On January 24, 2005, at 1149 central standard time, a Cessna 172 single-engine airplane, N8134B, was substantially damaged following a loss of control on the ground during the engine start at the Harrison County Airport (ASL), near Marshall, Texas. The commercial pilot, who was attempting to board the airplane after hand-propping, was not injured. The airplane was owned and operated by a private individual. Visual meteorological conditions prevailed and a flight plan was not filed for the 14 Code of Federal Regulations Part 91 personal flight. The intended local flight had not been initiated at the time of the accident. Use your browsers 'back' function to return to synopsisReturn to Query Page
The 1,620-hour pilot reported in the Pilot/Operator Aircraft Accident Report (NTSB Form 6120.1/2) that after three unsuccessful attempts to start the engine using the electrical starter, battery power was almost depleted, so he elected to hand-prop the airplane. The pilot added that he turned off all the electrical switches, primed the engine, and exited the airplane to tie the tail of the aircraft down. The pilot further stated that he tied the tail of the airplane down because "on older aircraft in these types of service, the parking brakes are either non-existent or unreliable." After turning the electrical switches back on, and setting the throttle, the pilot started to hand-prop the airplane by unassisted. The first attempt to start the engine by hand-propping was unsuccessful. The pilot re-primed the engine and reset the throttle for a second attempt to hand start the engine. After the second attempt, the engine started and remained at an idle-power setting.
The pilot stated that he entered the airplane and closed the throttle to the "lowest idle setting," before he untied the tail of the airplane. As the pilot was reentering the airplane, his "foot slipped off the step" on the left main landing gear strut. The pilot fell and reached forward to "catch himself." While reaching forward, the pilot inadvertently "hit the throttle enough to increase the rpm" of the engine. Subsequently, the airplane started to taxi forward unoccupied. The pilot was able to re-board the airplane and adjust the throttle to idle while applying brakes as the airplane collided with a fence.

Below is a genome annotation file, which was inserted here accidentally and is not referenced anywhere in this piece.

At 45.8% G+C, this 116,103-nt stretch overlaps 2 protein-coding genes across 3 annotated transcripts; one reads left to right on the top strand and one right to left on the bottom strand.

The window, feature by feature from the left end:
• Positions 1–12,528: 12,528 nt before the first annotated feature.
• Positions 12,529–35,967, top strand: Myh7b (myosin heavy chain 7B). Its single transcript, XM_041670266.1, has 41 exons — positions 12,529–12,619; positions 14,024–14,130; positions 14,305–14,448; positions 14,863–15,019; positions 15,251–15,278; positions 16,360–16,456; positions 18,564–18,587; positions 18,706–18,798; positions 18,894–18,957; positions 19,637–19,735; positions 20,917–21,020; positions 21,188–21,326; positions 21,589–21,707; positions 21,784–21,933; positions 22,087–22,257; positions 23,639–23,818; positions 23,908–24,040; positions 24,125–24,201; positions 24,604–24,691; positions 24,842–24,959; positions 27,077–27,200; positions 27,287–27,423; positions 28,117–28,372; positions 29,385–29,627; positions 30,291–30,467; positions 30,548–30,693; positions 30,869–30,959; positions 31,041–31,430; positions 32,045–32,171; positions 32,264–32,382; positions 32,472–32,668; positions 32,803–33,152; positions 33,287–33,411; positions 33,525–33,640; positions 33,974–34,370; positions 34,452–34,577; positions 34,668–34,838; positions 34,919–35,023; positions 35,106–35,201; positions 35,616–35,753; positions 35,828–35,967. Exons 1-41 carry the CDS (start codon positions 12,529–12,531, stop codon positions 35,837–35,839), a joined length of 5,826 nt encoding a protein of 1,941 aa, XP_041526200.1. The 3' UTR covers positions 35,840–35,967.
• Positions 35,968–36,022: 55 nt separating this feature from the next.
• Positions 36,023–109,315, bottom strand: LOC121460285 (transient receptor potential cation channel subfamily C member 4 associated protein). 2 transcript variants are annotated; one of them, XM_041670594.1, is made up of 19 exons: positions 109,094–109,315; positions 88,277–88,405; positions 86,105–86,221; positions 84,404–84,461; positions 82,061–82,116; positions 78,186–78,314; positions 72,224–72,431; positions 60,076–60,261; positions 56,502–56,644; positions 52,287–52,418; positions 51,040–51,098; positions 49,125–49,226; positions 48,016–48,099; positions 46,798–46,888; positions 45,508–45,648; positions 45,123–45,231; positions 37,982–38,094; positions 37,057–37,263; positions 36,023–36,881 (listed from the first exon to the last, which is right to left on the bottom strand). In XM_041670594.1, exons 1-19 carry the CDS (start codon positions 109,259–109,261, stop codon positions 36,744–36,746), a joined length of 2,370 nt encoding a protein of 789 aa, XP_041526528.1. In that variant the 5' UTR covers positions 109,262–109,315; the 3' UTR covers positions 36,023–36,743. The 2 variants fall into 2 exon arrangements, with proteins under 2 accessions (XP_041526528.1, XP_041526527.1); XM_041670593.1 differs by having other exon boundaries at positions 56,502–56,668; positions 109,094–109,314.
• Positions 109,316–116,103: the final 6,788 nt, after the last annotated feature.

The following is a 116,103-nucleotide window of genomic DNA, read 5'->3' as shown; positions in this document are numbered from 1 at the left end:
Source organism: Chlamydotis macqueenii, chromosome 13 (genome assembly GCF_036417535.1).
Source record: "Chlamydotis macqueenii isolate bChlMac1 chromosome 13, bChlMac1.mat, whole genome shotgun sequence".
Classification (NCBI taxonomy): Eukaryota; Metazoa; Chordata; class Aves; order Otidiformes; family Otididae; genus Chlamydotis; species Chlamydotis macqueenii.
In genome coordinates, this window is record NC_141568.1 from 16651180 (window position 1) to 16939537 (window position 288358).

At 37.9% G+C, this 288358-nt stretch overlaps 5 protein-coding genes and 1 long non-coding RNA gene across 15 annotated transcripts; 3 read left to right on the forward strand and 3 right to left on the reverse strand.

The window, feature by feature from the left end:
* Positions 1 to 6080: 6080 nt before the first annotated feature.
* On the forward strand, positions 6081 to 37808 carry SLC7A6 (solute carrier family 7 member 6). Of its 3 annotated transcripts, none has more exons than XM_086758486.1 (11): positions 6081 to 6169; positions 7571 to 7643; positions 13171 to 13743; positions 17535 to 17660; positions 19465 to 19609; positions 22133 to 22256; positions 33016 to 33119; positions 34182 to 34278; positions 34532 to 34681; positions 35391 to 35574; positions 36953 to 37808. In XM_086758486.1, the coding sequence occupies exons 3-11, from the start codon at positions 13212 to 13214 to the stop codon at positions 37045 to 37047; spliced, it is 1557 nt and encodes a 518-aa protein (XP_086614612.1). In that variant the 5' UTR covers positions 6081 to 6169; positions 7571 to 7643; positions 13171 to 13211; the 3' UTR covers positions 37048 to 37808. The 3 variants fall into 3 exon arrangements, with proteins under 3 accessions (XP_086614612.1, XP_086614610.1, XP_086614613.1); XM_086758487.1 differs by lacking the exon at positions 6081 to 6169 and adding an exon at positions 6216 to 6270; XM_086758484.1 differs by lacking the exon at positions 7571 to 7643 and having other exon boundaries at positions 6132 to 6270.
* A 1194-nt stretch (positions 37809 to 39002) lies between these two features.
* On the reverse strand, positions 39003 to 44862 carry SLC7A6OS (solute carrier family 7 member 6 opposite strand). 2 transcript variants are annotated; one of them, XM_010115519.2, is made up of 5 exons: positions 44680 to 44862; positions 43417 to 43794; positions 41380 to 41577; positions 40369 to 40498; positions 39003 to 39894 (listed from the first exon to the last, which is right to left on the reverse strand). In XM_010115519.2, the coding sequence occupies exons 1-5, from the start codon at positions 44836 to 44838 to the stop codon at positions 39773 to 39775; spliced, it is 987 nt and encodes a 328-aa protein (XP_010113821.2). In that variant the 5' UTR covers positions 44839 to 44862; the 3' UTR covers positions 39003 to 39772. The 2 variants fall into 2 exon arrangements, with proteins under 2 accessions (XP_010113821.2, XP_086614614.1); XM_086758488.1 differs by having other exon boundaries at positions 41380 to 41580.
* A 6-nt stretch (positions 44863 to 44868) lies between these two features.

Examination of the airplane by the pilot revealed that the right wing spar was bent.
According to the Pilot/Operator Aircraft Accident Report (NTSB Form 6120.1/2) Recommendation (How Could This Accident Have Been Prevented) section, the pilot reported, "jumpstart or batt[ery] charge when possible, assistance with prop start, lock throttle tightly, start in a direction away from obstacles, and pay close attention to all actions."
A review of the Airplane Flying Handbook, FAA-H-8083-3 revealed, "it is helpful if a pilot is familiar with the procedures and dangers involved in starting an engine by turning the propeller by hand (hand propping). Due to the associated hazards, this method of starting should be used only when absolutely necessary and when proper precautions have been taken.
An engine must never be hand propped unless two people, both familiar with the airplane and hand propping techniques, are available to perform the procedure. The person pulling the propeller blades through directs all activity and is in charge of the procedure. The other person, thoroughly familiar with the controls, must be seated in the airplane with the brakes set. As an additional precaution, chocks should be placed in front of the main wheels. If this is not feasible, the airplane's tail should be securely tied down. Never allow a person unfamiliar with the controls to occupy the pilot's seat when hand propping. The procedure should never be attempted alone."